Younger generations may not fully comprehend just how massively popular the TV show M*A*S*H was back in the 70s and early 80s. For those of you who are scratching your heads, M*A*S*H aired 11 seasons on CBS between 1972 and 1983. The show was based on the 1970 movie of the same name, although the movie's title was stylized without the asterisks, simply "MASH". The title is an acronym that stands for "Mobile Army Surgical Hospital". Both the show and the movie are dark comedies that follow the simultaneously depressing and hilarious lives of a group of army doctors during the Korean War.
The movie was a smash hit for 20th Century Fox, earning $80 million at the box office (equal to $500 million after adjusting for inflation). The movie was nominated for five academy awards including Best Picture. It wound up winning just one, Best Adapted Screenplay. The subsequent TV show was also a smash hit. Whenever a list of the best TV shows of all time is released, M*A*S*H almost always appears in the top five. The show's final episode, "Goodbye, Farewell and Amen", is still the most watched television event OF ALL TIME in the United States. A mind-boggling 120 million people tuned in to watch the final episode on February 28, 1983. That means just slightly over half of the entire US population at the time (233 million people) stopped what they were doing to watch a television show together. By comparison, when Seinfeld ended in 1998, 76 million people tuned in. When Friends ended in 2004, 52 million people tuned in. This most recent Super Bowl between the Broncos and the Seahawks was the most watched Super Bowl of all time with 111 million total viewers.
So you get it. The show was humongous. And even if you've never seen a single episode of the TV show or the movie, there's a good chance you'll recognize the haunting theme song that they both share. The theme's technical title is "Song from M*A*S*H (Suicide Is Painless)", but today it is mostly referred to just as "Suicide Is Painless". And while you may assume it was written by a veteran songwriter with dozens of hits and decades of experience under his belt, the real story is much more interesting and unbelievable… First take a listen to the song and pay close attention to the lyrics:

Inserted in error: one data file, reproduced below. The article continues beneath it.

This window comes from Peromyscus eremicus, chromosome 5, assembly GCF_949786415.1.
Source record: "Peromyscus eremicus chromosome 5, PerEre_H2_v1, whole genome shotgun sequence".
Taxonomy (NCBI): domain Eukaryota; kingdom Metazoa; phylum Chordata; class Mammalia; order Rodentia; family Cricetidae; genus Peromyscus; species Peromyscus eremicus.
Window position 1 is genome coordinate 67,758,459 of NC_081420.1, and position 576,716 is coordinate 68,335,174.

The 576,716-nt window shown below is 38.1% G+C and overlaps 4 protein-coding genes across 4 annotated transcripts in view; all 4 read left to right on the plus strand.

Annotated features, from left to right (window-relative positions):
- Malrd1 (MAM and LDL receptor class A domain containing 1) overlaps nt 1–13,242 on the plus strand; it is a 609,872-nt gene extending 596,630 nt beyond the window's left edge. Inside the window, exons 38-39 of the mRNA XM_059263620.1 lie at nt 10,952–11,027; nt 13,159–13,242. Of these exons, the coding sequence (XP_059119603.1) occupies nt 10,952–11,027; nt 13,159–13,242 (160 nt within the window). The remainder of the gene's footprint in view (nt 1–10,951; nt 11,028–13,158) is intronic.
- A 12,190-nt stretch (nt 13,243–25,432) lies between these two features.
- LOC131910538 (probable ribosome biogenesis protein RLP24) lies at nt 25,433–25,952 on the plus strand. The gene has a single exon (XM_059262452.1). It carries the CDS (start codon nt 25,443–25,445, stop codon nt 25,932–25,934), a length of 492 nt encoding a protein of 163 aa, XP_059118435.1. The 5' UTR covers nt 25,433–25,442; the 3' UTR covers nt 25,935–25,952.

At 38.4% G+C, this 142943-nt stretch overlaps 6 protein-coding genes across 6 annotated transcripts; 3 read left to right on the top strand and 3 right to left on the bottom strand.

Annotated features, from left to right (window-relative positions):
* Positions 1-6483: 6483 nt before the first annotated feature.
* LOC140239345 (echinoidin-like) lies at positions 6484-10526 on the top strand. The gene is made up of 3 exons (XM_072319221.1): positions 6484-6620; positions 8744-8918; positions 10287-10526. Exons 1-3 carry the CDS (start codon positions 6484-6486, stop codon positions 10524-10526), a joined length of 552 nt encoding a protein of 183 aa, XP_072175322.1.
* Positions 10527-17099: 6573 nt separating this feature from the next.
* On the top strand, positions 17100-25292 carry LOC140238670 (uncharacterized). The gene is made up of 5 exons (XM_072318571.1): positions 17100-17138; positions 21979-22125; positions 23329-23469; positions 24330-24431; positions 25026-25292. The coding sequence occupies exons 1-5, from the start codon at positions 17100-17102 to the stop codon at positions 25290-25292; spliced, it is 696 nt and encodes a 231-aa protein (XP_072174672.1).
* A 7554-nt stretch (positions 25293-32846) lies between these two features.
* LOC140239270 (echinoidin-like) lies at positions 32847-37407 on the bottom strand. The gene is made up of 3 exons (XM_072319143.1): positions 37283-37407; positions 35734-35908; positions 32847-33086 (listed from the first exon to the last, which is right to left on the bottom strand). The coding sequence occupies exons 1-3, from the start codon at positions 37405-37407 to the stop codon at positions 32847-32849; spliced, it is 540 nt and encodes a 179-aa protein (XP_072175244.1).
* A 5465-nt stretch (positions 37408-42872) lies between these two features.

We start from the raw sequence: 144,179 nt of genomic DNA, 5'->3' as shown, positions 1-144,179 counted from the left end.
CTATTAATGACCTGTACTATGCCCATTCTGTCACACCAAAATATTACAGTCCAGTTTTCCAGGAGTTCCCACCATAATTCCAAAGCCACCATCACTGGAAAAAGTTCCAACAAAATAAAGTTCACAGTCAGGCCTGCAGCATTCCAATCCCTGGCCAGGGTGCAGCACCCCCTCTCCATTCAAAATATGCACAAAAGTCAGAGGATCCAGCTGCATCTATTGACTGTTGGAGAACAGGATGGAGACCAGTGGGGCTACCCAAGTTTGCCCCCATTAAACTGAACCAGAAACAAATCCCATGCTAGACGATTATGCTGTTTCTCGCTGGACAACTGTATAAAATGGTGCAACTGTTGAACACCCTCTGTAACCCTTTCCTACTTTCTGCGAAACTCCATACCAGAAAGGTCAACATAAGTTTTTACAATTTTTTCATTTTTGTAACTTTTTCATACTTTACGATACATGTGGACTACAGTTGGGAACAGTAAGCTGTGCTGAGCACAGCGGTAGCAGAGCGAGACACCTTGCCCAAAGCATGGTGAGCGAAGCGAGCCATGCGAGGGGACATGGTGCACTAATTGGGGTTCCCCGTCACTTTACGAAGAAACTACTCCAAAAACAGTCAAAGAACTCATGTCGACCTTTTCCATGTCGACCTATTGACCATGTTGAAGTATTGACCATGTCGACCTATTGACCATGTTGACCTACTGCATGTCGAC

Our story starts out in the late 1960s during production of the movie version of MASH. The film's director Robert Altman reached out to a composer named Johnny Mandel to write a special song that was to accompany a scene that would later be referred to as "The Last Supper" scene. In the scene, one of the main characters had recently experienced an embarrassing intimate performance issue with a girl. He is so embarrassed that he wants to commit suicide. So his comrades stage a farewell Last Supper dinner while the embarrassed lover pretends to commit suicide by taking a "cyanide pill" (actually a sleeping pill). As he slips into his fake death, a comrade sings a haunting song with a guitar accompanist. That song was "Suicide is Painless".
When the director Robert Altman hired Johnny Mandel to compose the song, he gave two stipulations: #1) The song had to be called "Suicide is Painless". And #2) It needed to be the "stupidest song ever written". Mandel, a classically trained composer who had worked with dozens of major artists like Frank Sinatra, Barbra Streisand and Count Basie, conjured a gentle guitar part and a mournful melody. Unfortunately Johnny drew a blank when it came time for the lyrics. His writer's block was so bad that he had to ask Altman for help.